Judging from the very full bellies of these girls I think they’re finding plenty to eat on this winter pasture.  Holy, some of them really went to town on this first day, lol.  As we head into winter I’m pleased with how the majority of them look; their fleece is tight, their eyes are bright, they’re traveling well, as they must.





Sunday, November 27, 2016

Nova Scotia Flock Visit


I gave myself a small mission for the trip to Nova Scotia - to visit with a flock of sheep and their guardians as I have done in Montana and here at home in my own province. Having that small goal helped me get through the meeting portion of the trip.

Before leaving from home I touched base with a stranger known to me as Nova Scotia Shepherd, whom I follow on twitter. Would they mind a visitor who wanted to take some photographs? As it turns out, this person follows me through my Crooked Fences Newsletter and this blog, and were happy to meet up. We both have a similar approach to raising sheep on grass, and a deep appreciation of guardian dogs.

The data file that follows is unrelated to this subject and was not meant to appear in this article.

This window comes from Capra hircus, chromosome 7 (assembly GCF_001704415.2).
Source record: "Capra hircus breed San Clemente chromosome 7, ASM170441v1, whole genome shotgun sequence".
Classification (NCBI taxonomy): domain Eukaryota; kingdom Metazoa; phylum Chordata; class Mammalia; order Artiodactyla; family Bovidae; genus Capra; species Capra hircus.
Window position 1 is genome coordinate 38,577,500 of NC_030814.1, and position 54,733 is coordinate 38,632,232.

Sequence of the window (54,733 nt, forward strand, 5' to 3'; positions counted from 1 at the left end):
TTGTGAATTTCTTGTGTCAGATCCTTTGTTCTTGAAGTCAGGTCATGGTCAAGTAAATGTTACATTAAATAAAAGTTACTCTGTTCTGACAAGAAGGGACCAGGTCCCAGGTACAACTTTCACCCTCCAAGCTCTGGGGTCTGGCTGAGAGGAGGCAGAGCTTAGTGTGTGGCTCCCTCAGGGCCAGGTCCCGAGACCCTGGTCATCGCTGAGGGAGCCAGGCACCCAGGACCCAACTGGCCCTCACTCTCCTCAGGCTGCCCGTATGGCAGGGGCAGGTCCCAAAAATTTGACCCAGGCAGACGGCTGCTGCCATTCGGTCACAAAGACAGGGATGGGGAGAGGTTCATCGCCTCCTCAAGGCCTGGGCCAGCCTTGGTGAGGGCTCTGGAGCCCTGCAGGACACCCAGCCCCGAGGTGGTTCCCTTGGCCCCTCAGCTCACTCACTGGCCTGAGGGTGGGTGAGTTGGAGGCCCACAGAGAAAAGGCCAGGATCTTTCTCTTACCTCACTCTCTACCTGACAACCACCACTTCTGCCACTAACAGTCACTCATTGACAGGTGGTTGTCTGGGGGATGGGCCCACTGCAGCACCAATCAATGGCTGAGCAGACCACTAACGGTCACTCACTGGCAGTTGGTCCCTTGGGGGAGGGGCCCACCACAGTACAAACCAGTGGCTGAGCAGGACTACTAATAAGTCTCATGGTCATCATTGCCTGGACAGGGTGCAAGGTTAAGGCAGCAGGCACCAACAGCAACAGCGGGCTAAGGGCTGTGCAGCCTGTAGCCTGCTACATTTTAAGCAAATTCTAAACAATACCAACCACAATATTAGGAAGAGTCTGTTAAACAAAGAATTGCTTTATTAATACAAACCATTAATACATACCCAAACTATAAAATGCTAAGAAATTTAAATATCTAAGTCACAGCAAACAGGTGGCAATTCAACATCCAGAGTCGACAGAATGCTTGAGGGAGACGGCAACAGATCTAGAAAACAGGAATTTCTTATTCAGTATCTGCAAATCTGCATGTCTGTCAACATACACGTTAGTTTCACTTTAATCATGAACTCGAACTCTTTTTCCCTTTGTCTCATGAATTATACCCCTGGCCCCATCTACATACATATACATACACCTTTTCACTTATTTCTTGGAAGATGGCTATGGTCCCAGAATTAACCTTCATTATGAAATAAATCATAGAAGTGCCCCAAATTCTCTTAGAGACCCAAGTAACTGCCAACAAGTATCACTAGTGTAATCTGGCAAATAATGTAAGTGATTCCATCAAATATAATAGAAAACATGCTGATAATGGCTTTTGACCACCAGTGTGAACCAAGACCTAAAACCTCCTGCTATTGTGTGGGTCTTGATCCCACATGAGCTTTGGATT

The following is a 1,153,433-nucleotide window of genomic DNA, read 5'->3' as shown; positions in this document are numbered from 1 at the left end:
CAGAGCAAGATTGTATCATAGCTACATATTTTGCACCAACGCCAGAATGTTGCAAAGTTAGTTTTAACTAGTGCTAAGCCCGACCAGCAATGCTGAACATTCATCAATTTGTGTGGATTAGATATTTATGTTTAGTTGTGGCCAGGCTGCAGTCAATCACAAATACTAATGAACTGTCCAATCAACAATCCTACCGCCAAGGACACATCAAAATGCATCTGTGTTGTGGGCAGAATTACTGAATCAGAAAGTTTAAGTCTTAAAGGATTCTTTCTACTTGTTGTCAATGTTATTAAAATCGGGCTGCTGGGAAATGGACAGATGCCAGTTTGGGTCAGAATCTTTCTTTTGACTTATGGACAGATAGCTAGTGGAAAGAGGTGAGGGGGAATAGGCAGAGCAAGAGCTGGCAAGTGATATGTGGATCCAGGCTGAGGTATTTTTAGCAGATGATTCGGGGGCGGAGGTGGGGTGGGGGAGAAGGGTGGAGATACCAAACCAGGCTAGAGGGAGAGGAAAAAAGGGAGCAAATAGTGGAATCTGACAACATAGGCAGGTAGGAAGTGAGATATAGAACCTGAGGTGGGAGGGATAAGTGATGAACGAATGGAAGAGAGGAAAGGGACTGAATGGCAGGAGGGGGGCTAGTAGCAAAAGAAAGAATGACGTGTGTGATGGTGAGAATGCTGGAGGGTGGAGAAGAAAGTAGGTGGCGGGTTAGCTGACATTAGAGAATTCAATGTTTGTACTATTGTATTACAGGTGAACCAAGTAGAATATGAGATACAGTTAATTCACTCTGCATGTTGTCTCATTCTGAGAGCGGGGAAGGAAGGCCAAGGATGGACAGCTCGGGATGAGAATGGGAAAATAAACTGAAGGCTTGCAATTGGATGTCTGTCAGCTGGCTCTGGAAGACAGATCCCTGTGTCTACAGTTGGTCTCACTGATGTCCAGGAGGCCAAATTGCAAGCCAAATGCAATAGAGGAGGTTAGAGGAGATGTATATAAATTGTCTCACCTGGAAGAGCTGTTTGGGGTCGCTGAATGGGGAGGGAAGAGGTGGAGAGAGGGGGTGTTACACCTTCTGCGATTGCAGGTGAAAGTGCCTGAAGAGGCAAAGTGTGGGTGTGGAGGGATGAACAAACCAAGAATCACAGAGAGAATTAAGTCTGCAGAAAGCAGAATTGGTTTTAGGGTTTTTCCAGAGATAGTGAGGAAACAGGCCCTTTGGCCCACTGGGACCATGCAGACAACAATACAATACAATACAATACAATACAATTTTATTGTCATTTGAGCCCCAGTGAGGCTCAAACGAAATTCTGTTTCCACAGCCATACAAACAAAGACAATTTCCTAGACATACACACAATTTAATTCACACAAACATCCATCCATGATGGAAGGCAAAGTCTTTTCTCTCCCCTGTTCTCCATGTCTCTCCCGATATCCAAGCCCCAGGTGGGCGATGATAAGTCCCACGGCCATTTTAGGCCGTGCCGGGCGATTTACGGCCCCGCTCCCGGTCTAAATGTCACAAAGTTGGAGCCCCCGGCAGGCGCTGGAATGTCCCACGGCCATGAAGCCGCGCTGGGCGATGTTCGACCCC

In hindsight it was a good plan to make the connection since many sheep flocks in Nova Scotia are reared indoors so you don’t see many sheep just driving around. While I toured only a small piece of the province, I saw just one other group of sheep in a front yard paddock.

When I arrived the sun peaked out in an otherwise very rainy day, and I was greeted with a volley of barking which quickly tapered off as we walked out to watch the flock.  There is a large flock here and seven dogs.  The dogs were alert and watchful as one would expect.  I was observed the whole duration of my visit by one dog or another, and was occasionally followed, although none of the dogs sought any direct attention from me.  They went about their business and I went about taking photos and visiting with Matt and Tasha, my gracious hosts.  





Once the dogs determined I was not an immediate threat, peace resumed.  After an hour long visit I continued on my way.  Not a bad way to spend a spot of one's afternoon I thought.

Friday, November 25, 2016

Side Trip


The colors of Nova Scotia are gorgeous even though this is not the prime time to see the province in all its spendour. The grass is still several shades of green, the soil is red, the shores are yellow and orange and brown, I was not expecting so many trees and such a forested feel, and there is no straight road to be had.